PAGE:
Chances are, if you know anything about Las Vegas, you will already have an opinion about the place. Sin City didn’t earn its name lightly. As one of the earliest states to legalise both gambling and prostitution, and with an economy heavily based on the former at least, Nevada created the conditions for a unique area of the Southwest of America to develop.
Being exceptional does not always mean being popular. When Nevada formally legalised gambling in 1931, several states demanded that its statehood be revoked. Then again, Nevada was never really meant to be liked. Part of the Utah Territory claimed by the United States after the Mexican War, Nevada (the name comes from the Sierra Nevada, or snow-covered mountains) largely comprised the non-Mormon part of the Territory. Its existence was expedited by the political needs of the Republican Party during the Civil War and sure enough, it helped elect Abraham Lincoln to his abbreviated second term.
Gerrymandering of a different sort played a role in Nevada’s growth when silver was discovered nearby. Its borders were extended on the basis that it was the best-equipped to cope with an influx of prospectors. Nevada’s previous relations with mining had not been so propitious – Death Valley became known for its tough conditions when unlucky prospectors stumbled upon it on the way to San Francisco during the 1849 gold rush – but it is possible that its own experience of being flush with silver gave Las Vegas some of its early spirit.
The decision to legalise gambling was initially intended to be a short-term budget fix. Several factors combined to prolong its stay of execution. One was the completion of the Hoover Dam nearby, providing more water and electricity than the Las Vegas of the time could possibly need. Boulder City, an even closer town to the Dam, was excluded from the gambling boom – gambling is still illegal there and alcohol was until about thirty years ago.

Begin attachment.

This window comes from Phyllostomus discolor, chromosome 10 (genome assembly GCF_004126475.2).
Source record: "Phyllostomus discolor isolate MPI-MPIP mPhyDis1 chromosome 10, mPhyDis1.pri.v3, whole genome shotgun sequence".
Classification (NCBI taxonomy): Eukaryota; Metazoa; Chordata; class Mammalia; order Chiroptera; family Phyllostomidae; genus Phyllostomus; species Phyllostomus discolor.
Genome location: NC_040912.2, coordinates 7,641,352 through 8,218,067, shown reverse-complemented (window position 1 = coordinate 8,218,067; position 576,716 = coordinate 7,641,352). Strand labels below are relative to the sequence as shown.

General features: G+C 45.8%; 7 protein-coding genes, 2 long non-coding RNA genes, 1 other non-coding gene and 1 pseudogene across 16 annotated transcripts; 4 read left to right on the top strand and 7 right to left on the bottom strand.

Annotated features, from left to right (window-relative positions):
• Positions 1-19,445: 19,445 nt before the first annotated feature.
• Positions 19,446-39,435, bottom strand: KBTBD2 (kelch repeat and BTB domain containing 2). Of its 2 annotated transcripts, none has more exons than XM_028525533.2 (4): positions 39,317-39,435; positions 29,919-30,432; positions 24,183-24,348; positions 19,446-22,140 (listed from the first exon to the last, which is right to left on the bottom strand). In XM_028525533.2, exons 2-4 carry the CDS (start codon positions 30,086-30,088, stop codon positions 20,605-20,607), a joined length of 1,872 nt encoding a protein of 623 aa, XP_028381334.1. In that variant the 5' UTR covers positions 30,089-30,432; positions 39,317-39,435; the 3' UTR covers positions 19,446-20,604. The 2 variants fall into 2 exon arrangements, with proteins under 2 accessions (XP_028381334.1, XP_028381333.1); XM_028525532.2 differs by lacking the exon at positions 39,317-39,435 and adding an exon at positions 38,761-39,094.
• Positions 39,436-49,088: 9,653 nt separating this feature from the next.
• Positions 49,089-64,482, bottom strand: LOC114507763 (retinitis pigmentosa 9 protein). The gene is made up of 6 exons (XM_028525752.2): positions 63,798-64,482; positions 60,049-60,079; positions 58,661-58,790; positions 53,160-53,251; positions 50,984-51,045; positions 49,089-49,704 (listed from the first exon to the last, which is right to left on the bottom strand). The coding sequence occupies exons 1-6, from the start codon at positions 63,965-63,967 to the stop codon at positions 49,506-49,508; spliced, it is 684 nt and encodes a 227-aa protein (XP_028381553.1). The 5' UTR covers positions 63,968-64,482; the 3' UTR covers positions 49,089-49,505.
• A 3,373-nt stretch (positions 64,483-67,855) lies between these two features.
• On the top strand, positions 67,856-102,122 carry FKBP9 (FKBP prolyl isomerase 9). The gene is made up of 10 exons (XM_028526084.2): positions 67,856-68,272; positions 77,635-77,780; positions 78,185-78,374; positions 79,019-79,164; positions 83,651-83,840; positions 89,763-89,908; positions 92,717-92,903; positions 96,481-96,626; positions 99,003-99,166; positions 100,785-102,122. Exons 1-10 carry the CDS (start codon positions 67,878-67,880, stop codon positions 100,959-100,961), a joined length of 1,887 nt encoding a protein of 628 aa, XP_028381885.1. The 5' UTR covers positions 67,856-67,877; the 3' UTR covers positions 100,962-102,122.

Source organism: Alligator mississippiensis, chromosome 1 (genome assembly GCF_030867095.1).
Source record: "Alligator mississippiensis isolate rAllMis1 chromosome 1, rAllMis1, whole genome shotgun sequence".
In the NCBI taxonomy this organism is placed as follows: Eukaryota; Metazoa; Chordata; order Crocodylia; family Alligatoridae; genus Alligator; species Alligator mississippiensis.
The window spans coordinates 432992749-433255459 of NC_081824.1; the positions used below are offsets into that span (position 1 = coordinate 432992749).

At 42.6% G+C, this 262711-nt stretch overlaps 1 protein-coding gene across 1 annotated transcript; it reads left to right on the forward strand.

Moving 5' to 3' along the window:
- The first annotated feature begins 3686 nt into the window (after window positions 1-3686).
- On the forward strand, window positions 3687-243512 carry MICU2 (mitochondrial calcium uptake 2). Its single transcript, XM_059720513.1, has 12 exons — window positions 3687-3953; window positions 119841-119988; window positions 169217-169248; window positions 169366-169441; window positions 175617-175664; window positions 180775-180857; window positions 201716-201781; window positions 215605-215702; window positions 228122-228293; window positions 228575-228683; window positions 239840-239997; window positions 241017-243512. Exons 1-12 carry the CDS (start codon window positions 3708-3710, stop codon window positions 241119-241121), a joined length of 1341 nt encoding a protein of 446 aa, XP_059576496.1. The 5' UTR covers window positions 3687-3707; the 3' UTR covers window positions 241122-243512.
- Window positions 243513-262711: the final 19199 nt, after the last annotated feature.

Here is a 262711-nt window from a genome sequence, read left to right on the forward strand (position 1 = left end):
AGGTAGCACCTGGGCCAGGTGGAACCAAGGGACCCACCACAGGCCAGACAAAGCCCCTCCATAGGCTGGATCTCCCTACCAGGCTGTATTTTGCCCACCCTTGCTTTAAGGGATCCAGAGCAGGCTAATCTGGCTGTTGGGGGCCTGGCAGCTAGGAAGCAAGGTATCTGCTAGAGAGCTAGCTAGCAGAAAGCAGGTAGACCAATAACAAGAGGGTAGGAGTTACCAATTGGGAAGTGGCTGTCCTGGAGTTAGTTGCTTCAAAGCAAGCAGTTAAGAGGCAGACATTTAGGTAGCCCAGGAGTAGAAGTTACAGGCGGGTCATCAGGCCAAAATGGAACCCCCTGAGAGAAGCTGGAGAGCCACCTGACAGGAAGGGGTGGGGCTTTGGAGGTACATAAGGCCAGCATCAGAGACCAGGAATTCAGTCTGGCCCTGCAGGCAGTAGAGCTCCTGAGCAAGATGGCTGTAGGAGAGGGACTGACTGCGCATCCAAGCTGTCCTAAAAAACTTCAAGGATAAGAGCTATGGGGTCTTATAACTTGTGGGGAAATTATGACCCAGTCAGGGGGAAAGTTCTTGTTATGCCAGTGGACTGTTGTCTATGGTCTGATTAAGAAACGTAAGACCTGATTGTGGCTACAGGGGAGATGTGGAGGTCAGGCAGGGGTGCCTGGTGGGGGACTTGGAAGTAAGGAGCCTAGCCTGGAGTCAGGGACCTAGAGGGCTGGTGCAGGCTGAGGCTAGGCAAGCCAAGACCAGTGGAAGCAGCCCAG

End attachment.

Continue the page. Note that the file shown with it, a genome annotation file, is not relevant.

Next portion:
The second factor to influence Las Vegas’ development was the input of the mob. Never one to miss a unique opportunity, the sheer volume of casinos represents the competition involved. The industry is now big business, and like all entertainment has been mercilessly sanitised – to a point. The interiors of casinos are well-maintained, apparently child-friendly and devoid of drunkenness. The streets host ticket booths for the legendary shows or trips to the Grand Canyon. However, these jostle for space with pimps – mostly Hispanics wearing t-shirts offering ‘girls to your door in 20 minutes.’ The easy availability of porn and the prevalence of prostitution is shocking when contrasted with the rest of America. Unlike other cities, it seems to have been largely left to its own devices by the religious right. It is therefore a city which, despite its abandonment, and despite is close proximity to a former nuclear test-site, has thrived.